Melbourne Graduate School of Education - Theses

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    Being an effective teacher: what do teachers in different contexts conceptualise? A contextualised study for improving teacher effectiveness
    Wilkie, David Jeffrey ( 2021)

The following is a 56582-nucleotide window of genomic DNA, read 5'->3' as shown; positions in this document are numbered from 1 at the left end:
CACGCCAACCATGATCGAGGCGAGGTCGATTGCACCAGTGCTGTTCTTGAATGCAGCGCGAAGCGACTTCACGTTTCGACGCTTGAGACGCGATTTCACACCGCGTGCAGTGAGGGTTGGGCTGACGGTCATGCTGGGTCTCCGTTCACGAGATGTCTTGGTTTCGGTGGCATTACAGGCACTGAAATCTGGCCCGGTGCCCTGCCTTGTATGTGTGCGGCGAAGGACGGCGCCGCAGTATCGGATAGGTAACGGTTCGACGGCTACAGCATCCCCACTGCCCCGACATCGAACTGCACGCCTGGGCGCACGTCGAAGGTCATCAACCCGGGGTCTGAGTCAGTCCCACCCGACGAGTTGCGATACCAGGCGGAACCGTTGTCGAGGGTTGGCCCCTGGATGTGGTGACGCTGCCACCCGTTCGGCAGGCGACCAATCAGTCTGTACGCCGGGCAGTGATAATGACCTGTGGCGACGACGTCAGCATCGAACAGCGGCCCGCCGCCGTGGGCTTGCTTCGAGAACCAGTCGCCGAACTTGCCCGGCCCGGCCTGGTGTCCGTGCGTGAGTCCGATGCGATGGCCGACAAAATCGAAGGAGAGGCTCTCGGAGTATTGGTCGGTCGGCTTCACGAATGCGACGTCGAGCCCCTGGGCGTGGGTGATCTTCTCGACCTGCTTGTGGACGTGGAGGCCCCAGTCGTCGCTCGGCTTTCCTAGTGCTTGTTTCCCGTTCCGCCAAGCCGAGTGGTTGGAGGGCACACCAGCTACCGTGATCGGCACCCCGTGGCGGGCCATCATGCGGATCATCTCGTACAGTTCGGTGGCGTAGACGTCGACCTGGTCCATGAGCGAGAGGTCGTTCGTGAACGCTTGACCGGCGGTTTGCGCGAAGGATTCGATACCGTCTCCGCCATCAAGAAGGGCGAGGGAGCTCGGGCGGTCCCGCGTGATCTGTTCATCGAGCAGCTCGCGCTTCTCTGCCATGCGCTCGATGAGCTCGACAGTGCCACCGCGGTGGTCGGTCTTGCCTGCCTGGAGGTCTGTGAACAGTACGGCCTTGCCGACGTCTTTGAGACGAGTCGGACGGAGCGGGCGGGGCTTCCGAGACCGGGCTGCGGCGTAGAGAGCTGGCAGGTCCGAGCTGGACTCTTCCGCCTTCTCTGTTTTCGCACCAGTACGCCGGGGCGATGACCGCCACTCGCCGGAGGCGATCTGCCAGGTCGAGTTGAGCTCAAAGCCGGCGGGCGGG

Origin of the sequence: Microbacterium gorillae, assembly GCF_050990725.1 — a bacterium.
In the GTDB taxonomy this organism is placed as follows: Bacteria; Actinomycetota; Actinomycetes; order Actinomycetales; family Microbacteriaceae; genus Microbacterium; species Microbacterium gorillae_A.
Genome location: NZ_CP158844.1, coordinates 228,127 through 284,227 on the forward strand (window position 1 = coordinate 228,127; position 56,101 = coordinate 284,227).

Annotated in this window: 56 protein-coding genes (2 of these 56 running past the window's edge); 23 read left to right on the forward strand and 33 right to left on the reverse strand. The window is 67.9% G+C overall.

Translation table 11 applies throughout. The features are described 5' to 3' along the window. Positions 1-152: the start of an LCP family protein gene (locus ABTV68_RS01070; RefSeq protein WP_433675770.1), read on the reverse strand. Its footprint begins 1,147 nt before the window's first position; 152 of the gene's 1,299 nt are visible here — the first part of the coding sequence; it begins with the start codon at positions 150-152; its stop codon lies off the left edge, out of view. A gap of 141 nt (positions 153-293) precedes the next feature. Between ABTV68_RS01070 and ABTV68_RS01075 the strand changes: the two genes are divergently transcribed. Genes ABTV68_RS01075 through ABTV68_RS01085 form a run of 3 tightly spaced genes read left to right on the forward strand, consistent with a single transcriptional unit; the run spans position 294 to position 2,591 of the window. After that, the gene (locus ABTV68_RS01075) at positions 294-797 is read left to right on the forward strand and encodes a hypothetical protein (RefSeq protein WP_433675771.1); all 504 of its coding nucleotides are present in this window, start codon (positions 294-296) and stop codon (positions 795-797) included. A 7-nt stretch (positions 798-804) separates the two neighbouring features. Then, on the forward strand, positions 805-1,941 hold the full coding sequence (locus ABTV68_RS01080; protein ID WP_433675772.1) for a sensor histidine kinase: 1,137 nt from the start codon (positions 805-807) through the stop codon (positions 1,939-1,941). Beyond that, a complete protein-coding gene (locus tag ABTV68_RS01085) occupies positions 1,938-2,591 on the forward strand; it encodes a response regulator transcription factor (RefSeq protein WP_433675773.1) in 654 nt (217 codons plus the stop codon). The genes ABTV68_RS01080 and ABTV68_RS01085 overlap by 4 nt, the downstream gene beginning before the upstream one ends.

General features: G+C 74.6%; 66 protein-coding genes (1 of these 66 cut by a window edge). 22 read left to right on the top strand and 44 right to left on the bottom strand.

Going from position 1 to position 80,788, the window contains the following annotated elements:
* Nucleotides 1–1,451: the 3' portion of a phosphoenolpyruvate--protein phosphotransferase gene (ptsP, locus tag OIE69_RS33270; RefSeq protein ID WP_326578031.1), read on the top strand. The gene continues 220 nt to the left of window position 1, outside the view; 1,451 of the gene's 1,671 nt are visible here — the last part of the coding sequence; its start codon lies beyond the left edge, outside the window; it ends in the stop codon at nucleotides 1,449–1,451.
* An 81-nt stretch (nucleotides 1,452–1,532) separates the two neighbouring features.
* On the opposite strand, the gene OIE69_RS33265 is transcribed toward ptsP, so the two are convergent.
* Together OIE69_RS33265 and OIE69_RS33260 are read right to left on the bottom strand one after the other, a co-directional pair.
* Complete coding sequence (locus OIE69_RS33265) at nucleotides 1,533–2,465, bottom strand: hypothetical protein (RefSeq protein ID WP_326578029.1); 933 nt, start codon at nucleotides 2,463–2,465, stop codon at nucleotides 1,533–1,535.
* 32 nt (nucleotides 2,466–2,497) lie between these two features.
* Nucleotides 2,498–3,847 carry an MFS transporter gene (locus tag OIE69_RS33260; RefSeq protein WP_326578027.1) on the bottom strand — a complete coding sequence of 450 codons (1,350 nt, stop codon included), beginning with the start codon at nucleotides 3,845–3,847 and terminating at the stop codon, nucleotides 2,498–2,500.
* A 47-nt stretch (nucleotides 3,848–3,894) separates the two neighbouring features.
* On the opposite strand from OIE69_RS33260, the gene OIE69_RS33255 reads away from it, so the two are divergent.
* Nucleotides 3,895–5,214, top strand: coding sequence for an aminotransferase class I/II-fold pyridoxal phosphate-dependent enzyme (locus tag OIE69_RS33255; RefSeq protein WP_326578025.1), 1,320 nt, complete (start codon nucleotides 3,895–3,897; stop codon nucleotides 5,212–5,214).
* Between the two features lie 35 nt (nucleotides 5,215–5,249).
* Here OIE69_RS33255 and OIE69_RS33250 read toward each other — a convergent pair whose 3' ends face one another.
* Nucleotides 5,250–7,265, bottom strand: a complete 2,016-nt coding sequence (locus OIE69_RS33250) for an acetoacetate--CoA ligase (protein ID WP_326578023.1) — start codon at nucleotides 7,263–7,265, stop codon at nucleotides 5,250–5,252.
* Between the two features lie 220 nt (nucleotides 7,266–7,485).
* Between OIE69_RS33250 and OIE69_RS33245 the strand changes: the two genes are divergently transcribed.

Effective teachers achieve far more in terms of student outcomes than do less-effective teachers. There are educational, social and economic reasons as to why high learning outcomes for students are needed system-wide, and effective teachers are necessary for the success of endeavours to improve educational systems. System-wide efforts to improve overall teacher effectiveness, however, have had only limited success, and school-level effects emerge as important. The work of teachers in schools is multifaceted and complex, and there are subsequent complexities in considerations of teacher effectiveness and ways to improve it. Research has identified that individual attributes of teachers and school-level, environmental factors impact upon the effectiveness of teachers. Further knowledge and shared understanding of how teachers can become more effective, individually and collectively, continue to prove necessary. There is little research into how teachers and school leaders conceptualise being an effective teacher in their own working context, and what enables their effective work, and what impedes it. This qualitative study investigated the ways practising secondary school teachers and school leaders conceptualised being an effective teacher in the environment in which they worked. Contextualised enablers of teacher effectiveness and impediments to teacher effectiveness were also explored. A multiple case study of three schools was designed. Participant schools were purposively selected to provide substantial contextual variation – one government school, one Catholic school, and one independent school were each a case explored. Five-to-six voluntary participants in each school were selected, each one a practising teacher, or a school leader who also had an active teaching role. Semi-structured individual interviews were utilised to produced rich, contextualised data on the attributes, knowledge, and behaviours necessary to be effective as a teacher at the school. Data evidenced that teachers’ own conceptualisations of being an effective teacher aligned with established research, yet with notable contextual variation in some emphases in the descriptions. Participants described detailed, contextualised knowledge of their working environment and what they understood was enabling effective work by the teachers at their school, and what impeded effective work. Contextualised collective teacher efficacy and the impact of a school ethos were evidenced to enable teacher effectiveness. Unintegrated, time-intensive managerial and policy directives impeded teacher effectiveness.